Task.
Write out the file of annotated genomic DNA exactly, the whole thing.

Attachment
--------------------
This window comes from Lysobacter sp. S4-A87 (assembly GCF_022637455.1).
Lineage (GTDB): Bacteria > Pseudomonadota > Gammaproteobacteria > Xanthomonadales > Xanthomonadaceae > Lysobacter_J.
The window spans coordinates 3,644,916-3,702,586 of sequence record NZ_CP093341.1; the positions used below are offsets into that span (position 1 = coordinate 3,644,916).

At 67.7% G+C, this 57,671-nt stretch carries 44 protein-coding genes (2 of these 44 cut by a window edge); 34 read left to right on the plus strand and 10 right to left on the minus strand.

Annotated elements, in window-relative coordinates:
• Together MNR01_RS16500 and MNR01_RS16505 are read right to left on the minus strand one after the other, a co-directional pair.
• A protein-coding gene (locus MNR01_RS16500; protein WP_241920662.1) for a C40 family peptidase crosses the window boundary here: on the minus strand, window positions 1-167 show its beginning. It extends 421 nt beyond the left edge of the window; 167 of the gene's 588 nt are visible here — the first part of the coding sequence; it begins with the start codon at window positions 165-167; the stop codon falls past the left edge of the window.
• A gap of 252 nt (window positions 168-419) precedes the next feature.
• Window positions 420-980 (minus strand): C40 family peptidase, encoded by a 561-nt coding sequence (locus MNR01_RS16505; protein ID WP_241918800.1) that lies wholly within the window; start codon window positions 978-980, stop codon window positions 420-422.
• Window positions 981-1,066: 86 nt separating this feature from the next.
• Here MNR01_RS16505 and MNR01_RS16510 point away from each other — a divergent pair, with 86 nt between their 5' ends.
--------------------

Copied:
This window comes from Lysobacter sp. S4-A87 (assembly GCF_022637455.1).
Lineage (GTDB): Bacteria > Pseudomonadota > Gammaproteobacteria > Xanthomonadales > Xanthomonadaceae > Lysobacter_J.
The window spans coordinates 3,644,916-3,702,586 of sequence record NZ_CP093341.1; the positions used below are offsets into that span (position 1 = coordinate 3,644,916).

At 67.7% G+C, this 57,671-nt stretch carries 44 protein-coding genes (2 of these 44 cut by a window edge); 34 read left to right on the plus strand and 10 right to left on the minus strand.

Annotated elements, in window-relative coordinates:
• Together MNR01_RS16500 and MNR01_RS16505 are read right to left on the minus strand one after the other, a co-directional pair.
• A protein-coding gene (locus MNR01_RS16500; protein WP_241920662.1) for a C40 family peptidase crosses the window boundary here: on the minus strand, window positions 1-167 show its beginning. It extends 421 nt beyond the left edge of the window; 167 of the gene's 588 nt are visible here — the first part of the coding sequence; it begins with the start codon at window positions 165-167; the stop codon falls past the left edge of the window.
• A gap of 252 nt (window positions 168-419) precedes the next feature.
• Window positions 420-980 (minus strand): C40 family peptidase, encoded by a 561-nt coding sequence (locus MNR01_RS16505; protein ID WP_241918800.1) that lies wholly within the window; start codon window positions 978-980, stop codon window positions 420-422.
• Window positions 981-1,066: 86 nt separating this feature from the next.
• Here MNR01_RS16505 and MNR01_RS16510 point away from each other — a divergent pair, with 86 nt between their 5' ends.